One way to deal with this and temporarily soften the consequences is to retrieve (joint) memories.


recognizable objects

Recalling positive memories can help people with dementia to relax. By reminiscing they can become distracted from all the unknown and therefore frightening things around them. You take them back to the past, as it were: to times, places, people, events that evoke pleasant feelings. For a moment they are no longer confronted with their own inability, caused by the sharply declining quality of their memory.

Activate, stimulate or excite

Elderly people with dementia who stay in a residential care center or nursing home or attend day care sometimes drift off. Their own restlessness and fear and that of the other clients around them tires them. The dementia can cause apathy. The lack of activities, work, or obligations they used to have makes them stagnate.
By asking them questions and calling on what they remember from the past, they are activated. You invite them to answer the questions and, if the reminiscence takes place in a group, to respond to each other. You let them tell the story, you continue your questions and focus them. Sometimes they will even show up. Just ask a former farmer or farmer’s wife about milking the cows: their hands do it like this. Memories are also stored in a human body.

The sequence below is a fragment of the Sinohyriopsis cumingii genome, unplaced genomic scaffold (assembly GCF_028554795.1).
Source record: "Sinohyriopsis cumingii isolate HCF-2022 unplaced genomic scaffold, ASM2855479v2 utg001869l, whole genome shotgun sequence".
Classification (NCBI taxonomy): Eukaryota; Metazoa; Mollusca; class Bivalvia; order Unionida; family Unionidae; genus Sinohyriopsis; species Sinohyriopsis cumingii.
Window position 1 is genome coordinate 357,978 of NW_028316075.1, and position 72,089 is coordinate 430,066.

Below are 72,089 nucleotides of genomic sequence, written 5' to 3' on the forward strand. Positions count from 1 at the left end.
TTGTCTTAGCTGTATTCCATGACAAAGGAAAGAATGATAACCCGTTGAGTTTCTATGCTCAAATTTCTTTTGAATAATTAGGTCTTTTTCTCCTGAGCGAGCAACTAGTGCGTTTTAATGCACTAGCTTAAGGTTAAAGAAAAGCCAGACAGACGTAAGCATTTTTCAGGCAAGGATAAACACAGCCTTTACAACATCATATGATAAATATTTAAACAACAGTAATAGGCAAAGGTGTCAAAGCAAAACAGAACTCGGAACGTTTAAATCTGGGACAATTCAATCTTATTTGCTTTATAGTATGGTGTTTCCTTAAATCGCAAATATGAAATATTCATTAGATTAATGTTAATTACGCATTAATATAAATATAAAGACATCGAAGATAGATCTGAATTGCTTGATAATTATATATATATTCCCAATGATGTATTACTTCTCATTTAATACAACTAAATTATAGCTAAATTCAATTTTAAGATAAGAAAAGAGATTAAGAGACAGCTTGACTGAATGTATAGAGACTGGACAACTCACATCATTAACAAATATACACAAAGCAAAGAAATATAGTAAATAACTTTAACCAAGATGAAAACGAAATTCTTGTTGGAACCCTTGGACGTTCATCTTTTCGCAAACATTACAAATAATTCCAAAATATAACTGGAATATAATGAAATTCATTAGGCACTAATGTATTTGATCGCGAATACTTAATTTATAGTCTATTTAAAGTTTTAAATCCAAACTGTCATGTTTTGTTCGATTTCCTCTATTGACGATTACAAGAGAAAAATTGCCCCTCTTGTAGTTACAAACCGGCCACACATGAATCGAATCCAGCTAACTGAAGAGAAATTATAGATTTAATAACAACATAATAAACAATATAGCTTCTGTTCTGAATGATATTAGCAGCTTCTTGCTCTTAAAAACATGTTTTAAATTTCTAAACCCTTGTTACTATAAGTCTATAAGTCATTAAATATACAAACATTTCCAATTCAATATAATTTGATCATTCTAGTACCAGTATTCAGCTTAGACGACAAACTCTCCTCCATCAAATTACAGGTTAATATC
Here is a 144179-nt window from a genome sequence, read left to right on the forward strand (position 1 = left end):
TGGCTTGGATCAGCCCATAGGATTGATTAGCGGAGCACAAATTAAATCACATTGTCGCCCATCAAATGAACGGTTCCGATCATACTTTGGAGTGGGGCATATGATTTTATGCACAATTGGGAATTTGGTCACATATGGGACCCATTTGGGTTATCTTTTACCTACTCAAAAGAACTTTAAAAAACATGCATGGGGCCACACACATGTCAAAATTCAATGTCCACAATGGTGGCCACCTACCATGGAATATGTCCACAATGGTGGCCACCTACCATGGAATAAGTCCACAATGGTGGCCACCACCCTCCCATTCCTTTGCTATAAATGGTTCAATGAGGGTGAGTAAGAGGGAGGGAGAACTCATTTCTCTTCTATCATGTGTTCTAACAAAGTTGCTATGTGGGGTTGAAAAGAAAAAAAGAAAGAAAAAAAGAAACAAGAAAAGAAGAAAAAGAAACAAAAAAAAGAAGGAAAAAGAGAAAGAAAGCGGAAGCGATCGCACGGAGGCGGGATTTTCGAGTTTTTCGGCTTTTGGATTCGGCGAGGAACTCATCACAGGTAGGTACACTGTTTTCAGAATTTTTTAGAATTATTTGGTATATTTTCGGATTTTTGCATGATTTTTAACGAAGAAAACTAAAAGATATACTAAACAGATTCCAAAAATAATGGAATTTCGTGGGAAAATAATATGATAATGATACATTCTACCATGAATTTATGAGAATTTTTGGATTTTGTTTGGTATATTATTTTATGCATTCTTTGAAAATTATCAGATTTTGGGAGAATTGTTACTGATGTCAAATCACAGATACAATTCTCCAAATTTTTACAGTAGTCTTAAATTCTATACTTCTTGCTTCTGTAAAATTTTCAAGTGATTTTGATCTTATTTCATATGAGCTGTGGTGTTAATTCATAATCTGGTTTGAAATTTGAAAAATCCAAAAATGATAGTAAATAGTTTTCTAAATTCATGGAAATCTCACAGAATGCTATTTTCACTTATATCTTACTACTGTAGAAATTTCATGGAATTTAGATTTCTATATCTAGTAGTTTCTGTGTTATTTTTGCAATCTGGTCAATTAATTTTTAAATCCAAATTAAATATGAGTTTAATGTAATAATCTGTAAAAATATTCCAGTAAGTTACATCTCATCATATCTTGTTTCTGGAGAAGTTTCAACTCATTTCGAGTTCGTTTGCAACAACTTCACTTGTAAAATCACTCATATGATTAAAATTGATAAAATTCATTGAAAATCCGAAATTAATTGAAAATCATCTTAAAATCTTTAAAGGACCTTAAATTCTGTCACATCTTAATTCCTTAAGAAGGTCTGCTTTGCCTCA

Collectively reminiscing about their past lives can (temporarily) strengthen their identity. It stimulates their memory. For a moment they remember who they are, what they did, and what they could do. The emptiness they experience in the present is filled in by who they have been. A mother who raised her children through all difficulties. The father who made sure there was bread on the table every day. Your life partner shares in your shared life again for a while.

Self confidence

And by awakening that former identity, a bit of self-confidence also returns. You were someone who could do something, who achieved something! You were independent and didn’t have to keep asking for help. You didn’t lose your way home, but you showed lost tourists the way to your city’s museum. Someone will confidently explain to you, the questioner, how she used to do laundry. In short: they know what you don’t know and that is a good thing!


By reminiscing with elderly people with dementia, you give them access to their own past. You hand them a key, as it were, with which they can open the door to the past and to themselves again. Brain damage that has affected memory cannot be reversed. But the painful consequences are lifted, if only for a moment, for that one moment.
The memory of the reminiscence, of the hour of reminiscing, can be forgotten within five minutes. But the pleasant feelings that were awakened may linger for a while. In short: a meaningful activity!

read more

  • Reminiscing/retrieving memories in dementia: methodology
  • Reminiscence in dementia: stimulate all senses
  • Dementia & communication: open, closed, leading questions
  • Stimulating memory in dementia by reading fairy tales
  • Elderly people with dementia: viewing family photos is stimulating
© 2023 ApaFungsi.Com